Phil Castle, The Business Times:
While low prices pose a short-term challenge to production, natural gas remains an important long-term component of what John Felmy describes as an all-of-the-above approach to meeting future energy needs. There’s a possibility, in fact, North America could become self-sufficient by 2024.
But even as technological advances have substantially increased potential supplies of natural gas and oil, increasing federal regulations threaten those supplies, says Felmy, chief economist for the American Petroleum Institute. “We’re at a crossroads right now with energy policy.”
Felmy discussed a wide range of energy issues both during his presentation at the Energy Expo & Forum in Grand Junction and in a lengthy interview with the Business Times.
Felmy started with rising gasoline prices, which he attributed to rising crude oil prices that account for about 76 percent of what consumers spend at the pump. Oil prices have climbed, he says, as a result of increasing global demand, particularly in China and India.
While oil prices fluctuate on a day-to-day basis on rumors, perceived threats and speculation, long-term trends reflect the economic basics of supply and demand, Felmy says. Otherwise, oil inventories would accumulate, he says. And that’s not happening.
Demand for crude oil has remained soft in the U.S. in the aftermath of a recession and a recovery that remains less robust than what many believe, Felmy says. “I’d caution people about how good the economy is.”
Even as oil prices have increased, natural gas prices have decreased, Felmy says, in large part because of growing supplies and weak demand.
The growing price gap between oil and natural gas prices poses a challenge in the short-term to natural gas production, he says, as exploration and production companies shift resources to oil.
The long-term prospects for increased natural gas production remain bright, however, Felmy says.
More natural gas likely will be used to fuel power plants. Natural gas also offers an alternative to gasoline and diesel as a transportation fuel, although there’s a chicken-and-egg dilemma over which should come first: more natural gas-powered vehicles or the infrastructure needed to fuel them.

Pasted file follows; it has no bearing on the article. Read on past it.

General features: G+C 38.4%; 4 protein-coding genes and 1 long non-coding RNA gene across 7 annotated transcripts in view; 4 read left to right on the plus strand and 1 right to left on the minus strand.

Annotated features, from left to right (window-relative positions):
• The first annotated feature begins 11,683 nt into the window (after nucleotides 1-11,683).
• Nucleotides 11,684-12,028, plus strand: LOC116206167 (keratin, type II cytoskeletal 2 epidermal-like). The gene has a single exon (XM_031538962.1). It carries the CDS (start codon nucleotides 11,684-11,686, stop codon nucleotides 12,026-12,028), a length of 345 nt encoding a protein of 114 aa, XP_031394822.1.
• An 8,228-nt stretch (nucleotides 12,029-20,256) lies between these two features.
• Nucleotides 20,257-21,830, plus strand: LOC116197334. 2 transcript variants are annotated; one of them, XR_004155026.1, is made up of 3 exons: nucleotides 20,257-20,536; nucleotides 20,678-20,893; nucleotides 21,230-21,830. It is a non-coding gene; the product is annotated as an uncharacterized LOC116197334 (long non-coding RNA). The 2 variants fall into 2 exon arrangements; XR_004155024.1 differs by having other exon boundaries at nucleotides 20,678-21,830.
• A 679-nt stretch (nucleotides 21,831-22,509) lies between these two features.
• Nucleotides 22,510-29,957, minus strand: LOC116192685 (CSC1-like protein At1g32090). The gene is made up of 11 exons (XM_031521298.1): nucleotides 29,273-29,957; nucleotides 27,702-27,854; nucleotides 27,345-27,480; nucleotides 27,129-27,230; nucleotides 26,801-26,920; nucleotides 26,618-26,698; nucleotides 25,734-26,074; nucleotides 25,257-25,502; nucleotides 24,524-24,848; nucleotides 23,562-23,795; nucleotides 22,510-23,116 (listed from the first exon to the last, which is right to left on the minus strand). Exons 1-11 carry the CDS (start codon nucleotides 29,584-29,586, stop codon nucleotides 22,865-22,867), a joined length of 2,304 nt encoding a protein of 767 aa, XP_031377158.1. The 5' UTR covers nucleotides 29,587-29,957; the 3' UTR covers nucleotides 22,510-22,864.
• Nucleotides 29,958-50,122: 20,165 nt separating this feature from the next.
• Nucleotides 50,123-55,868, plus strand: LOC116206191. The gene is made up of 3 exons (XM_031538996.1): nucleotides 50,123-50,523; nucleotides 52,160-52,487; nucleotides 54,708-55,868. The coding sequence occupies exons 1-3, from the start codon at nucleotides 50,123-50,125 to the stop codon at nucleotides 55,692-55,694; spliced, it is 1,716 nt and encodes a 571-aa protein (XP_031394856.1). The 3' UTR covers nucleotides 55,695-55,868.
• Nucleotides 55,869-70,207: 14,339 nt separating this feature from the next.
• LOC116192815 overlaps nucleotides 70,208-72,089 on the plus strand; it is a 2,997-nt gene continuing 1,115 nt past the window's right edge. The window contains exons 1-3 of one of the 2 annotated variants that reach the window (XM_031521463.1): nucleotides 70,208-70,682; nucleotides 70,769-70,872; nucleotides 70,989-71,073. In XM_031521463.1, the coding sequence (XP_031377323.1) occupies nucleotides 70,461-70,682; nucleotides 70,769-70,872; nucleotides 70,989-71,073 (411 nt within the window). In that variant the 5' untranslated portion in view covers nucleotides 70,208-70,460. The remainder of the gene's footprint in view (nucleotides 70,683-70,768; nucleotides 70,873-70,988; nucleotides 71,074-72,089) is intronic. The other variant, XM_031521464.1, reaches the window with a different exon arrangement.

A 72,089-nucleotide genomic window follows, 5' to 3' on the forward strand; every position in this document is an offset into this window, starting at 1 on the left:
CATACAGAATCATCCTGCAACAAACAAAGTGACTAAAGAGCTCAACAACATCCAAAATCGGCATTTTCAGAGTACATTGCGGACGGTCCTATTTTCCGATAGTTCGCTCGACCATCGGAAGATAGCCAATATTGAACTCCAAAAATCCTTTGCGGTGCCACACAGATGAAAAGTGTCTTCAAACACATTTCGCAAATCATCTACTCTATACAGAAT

Increased supplies of natural gas combined with the technology to liquefy that gas could make exporting a possibility, Felmy says. Liquid natural gas facilities under construction at U.S. ports to process what was envisioned as imports could be used instead for exports, he adds.
That’s not to mention the use of increased natural gas to manufacture plastics and chemicals, he says.
Energy production relies on some of the most advanced technology used by any industry, Felmy says. Such advances as hydraulic fracturing and horizontal drilling have substantially increased production of oil and natural gas from shale formations and other unconventional plays. “It really is exciting to see what is happening.”
Given increased production of domestic oil and natural gas as well as biofuels in the U.S. — along with increased oil imports from Canada — there’s a possibility North America could become self-sufficient by 2024. Felmy says.
There’s also potential for oil shale, which has yet to be developed on an economical basis, but offers a “vast resource,” Felmy says.
Realizing self-sufficiency depends, though, on federal energy policy, he adds. “We have to have the political will to do it.”
Canada — not Saudi Arabia — constitutes the biggest source of imported oil for the United States, he says. The relationship is doubly beneficial because 90 cents of every dollar spent on Canadian oil comes back to the U.S. through trade. The ratio for oil purchased from the Middle East falls to 30 cents.
Yet, President Barack Obama has delayed construction of the full length of a pipeline that would transport oil from Canadian oil sands to U.S. refineries — a decision Felmy decries as a mistake.
While the Barack Obama administration might want to claim credit for promoting increased domestic energy production, the industry has expanded production despite federal policies, not because of them, Felmy says. And increasing federal regulations and their associated costs threaten continued increases in production, he says.
No less than eight federal agencies are exploring the possibility of imposing regulations on hydraulic fracturing even though there’s never been an instance of fracking contaminating groundwater, Felmy says. An outright ban on fracking could prove “disastrous” for the industry, he adds.
States, including Colorado, already do a good job of regulating energy production, he says. “There is no need for more regulations, certainly not more federal regulations.”
At the same time, some politicians support an end to what they call “subsidies” for oil companies that Felmy terms “tax treatments” for an industry that already pays more in taxes and royalties than other industries.
What is needed, Felmy says, is an all-of-the-above policy that encourages the development of all potential energy sources — traditional and renewable. “We’re going to need a little bit of everything.”
Nonetheless, it makes no sense to focus on renewable energy sources that supply only a small fraction of the overall energy needs of the country when oil and natural gas will be needed for the foreseeable future. “We can’t continue to focus on 1 percent solutions.”